Preserving, strengthening and modernising conventional arms control in Europe does not seem to be high on thepriority lists of either NATO members or Russia. The lack of an effective conventional arms control regime does not ring alarm bells as there is a general feeling that the NATO–Russia relationship is stable. Also, conventional arms control does not have as much public and global appeal as nuclear arms control. In contrast to missile defence, it is not presented as a possible “game-changer” in NATO–Russia relations.
Still, continuation of a deadlock in conventional arms control in Europe may lead to negative consequences. The more the current stalemate becomes a matter of routine, the greater the danger that the arms control mechanism will not be available when needed. In a couple of years from now, gaps in the knowledge of NATO members and Russia about their military capabilities and deployment abilities will widen. Any benefits of the CFE Treaty that may still remain would vanish with new developments in military technology and a further decline in the role of the five categories of military equipment limited by the treaty. Intelligence data does not provide a level of confidence similar to that received from the official data exchange and verification mechanisms included in the Treaty. So mutual trust may incrementally deteriorate, leading to misconceptions about the other side’s intentions, worst case assessments and a military build-up.
Working on improving conventional arms control would take some time. One of the obstacles to any progress is that bureaucracies in many European states have entrenched themselves in long-held positions. There seems to be limited openness to new ideas and concepts. In many European capitals there has not been a thorough reassessment as to which arms control instruments are a matter of the past and whether some alternative means may be of greater value.
Benefits of Transparency-centred approach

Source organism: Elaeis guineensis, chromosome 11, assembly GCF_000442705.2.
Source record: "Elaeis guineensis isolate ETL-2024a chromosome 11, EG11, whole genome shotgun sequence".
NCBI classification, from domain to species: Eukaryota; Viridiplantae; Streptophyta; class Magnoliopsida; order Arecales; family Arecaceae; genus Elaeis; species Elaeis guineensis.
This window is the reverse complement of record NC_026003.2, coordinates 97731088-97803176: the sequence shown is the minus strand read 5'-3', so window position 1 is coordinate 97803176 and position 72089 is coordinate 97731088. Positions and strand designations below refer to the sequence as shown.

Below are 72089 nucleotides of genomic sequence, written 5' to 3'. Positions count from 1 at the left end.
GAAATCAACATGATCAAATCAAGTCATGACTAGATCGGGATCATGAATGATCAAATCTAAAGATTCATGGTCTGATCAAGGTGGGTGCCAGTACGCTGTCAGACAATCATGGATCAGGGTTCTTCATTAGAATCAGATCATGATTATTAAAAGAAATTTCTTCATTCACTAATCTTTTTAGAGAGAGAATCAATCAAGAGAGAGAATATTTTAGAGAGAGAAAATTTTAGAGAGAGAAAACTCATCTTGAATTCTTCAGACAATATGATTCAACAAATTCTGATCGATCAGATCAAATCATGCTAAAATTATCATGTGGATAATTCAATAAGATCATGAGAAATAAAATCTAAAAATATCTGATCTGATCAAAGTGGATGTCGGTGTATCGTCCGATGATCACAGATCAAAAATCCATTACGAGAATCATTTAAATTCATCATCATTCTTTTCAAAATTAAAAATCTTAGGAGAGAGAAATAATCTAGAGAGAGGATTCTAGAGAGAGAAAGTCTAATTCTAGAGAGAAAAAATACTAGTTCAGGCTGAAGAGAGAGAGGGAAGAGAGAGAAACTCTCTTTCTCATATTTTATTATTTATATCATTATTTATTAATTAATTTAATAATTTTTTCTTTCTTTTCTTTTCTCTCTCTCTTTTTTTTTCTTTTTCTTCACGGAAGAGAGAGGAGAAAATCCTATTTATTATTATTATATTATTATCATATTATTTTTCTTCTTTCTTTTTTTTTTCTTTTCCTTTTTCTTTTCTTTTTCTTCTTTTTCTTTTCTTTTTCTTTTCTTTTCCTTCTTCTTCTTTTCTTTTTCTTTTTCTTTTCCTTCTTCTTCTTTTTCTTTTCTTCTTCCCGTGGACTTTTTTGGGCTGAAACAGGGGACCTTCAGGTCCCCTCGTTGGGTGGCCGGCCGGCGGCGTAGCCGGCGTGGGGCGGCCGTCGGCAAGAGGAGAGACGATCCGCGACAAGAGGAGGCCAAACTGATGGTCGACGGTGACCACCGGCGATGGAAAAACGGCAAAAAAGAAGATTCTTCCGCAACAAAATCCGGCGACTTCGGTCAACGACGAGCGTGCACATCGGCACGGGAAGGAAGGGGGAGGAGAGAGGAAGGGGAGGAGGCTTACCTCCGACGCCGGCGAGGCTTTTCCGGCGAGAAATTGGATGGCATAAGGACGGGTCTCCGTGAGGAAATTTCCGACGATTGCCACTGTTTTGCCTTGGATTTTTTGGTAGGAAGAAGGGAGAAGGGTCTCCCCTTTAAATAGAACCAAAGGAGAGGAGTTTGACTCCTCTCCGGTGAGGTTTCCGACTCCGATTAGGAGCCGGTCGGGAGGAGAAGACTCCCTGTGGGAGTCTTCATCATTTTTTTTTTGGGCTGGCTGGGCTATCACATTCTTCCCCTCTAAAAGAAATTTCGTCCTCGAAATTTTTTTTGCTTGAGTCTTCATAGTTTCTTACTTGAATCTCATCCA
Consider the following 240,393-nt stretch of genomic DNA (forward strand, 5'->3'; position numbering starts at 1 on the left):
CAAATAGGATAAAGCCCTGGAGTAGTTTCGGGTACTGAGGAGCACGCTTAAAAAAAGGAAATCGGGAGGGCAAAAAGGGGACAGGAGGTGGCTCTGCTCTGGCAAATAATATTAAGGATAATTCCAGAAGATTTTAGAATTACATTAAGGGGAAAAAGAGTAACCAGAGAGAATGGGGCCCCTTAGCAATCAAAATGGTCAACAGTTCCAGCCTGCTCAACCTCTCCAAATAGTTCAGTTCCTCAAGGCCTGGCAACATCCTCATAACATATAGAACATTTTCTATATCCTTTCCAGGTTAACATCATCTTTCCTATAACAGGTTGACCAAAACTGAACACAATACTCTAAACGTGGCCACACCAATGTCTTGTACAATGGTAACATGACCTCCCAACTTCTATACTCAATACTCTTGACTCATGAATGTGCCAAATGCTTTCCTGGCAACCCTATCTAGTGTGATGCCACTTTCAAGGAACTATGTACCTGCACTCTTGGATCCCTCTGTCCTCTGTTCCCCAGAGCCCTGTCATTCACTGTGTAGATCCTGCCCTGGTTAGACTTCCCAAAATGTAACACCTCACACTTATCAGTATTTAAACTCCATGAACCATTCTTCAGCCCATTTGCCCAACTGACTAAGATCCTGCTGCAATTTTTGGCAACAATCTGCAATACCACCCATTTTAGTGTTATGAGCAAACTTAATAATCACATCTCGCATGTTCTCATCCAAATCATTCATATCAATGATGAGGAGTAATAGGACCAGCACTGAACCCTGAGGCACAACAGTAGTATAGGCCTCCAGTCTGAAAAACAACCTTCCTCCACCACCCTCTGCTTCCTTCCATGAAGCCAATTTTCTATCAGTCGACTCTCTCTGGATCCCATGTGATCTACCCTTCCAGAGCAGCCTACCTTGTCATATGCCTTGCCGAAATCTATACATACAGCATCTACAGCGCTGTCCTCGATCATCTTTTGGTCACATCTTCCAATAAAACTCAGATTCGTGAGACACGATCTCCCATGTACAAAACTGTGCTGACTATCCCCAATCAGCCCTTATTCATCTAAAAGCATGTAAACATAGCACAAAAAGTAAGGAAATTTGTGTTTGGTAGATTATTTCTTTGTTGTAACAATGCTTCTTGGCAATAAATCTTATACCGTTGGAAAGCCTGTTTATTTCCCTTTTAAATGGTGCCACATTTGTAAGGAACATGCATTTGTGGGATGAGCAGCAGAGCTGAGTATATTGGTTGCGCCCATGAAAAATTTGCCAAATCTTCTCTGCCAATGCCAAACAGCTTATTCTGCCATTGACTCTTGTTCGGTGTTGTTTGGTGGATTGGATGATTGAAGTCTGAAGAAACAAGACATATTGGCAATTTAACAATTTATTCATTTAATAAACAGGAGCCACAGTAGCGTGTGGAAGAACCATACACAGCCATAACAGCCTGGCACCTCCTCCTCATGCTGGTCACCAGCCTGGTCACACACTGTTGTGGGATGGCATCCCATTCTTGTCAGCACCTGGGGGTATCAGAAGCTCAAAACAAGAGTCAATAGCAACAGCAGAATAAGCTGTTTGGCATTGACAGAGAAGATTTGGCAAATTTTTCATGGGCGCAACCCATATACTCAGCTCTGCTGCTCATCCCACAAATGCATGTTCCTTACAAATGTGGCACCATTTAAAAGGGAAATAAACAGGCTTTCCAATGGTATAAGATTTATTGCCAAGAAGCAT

A good option of starting to think anew about conventional arms control is to test whether the new system can be based solely on transparency measures. With such an approach, the CFE Treaty would be replaced by a system of transparency measures that are verifiable, legally binding and go beyond measures encompassed in the existing confidence- and security-building measures, particularly the 2011 Vienna Document and the Open Skies Treaty. Crucially, the new conventional arms control mechanism would not include any numerical, qualitative or geographical limitations.
For a variety of reasons, the transparency-centred approach offers a promising path forward to building an enduring platform that would maintain predictability, confidence and stability in Europe.
First, transparency measures seem more practical than limits when an understanding of military stability is in flux. The impact of some military capabilities, for example UAVs, on the conduct of offensive operations is hard to assess. Currently it seems overly demanding, if not impossible to set multilateral limits on new types of military equipment that would supplement the five categories of military equipment limited by the CFE Treaty. Agreeing on transparency measures related to different military capabilities seems easier than achieving an agreement to set limits on them.
Second, transparency mechanisms have greater potential than limits for adaptation to the new developments in military technology and doctrine. Once limits on certain military equipment are set, it is extremely hard to agree on limits on additional categories. A transparency-centred approach would offer more long-term operational flexibility than do limits, as countries are free to adjust their force posture to changing military requirements. After an agreement on limits is concluded, the introduction of any new military capability could be seen as destabilizing.
Third, transparency measures offer opportunities for a closer approximation of the quality of military capabilities. They could enable a country to evaluate and verify what military forces can and cannot do, including deployment speed and network-centric warfare, intelligence and reconnaissance capabilities. Also, only transparency measures can grasp the changing quality of military capabilities. Confidence derived from numerical limits may be illusive.
Fourth, in case of the NATO-Russia relationship, transparency measures could be more practical than setting pan-European or subregional balances of military forces.
The concept of a military balance between NATO and Russia seems obsolete after the end of the Cold War. The military forces of the NATO members and Russia are not designed against each other. Practical obstacles to establishing a balance (not necessarily numerical equality) between NATO members and Russia further complicate the idea. How could such a balance be designed, taking into account the divergence in military capabilities and quality, and how long it could be maintained??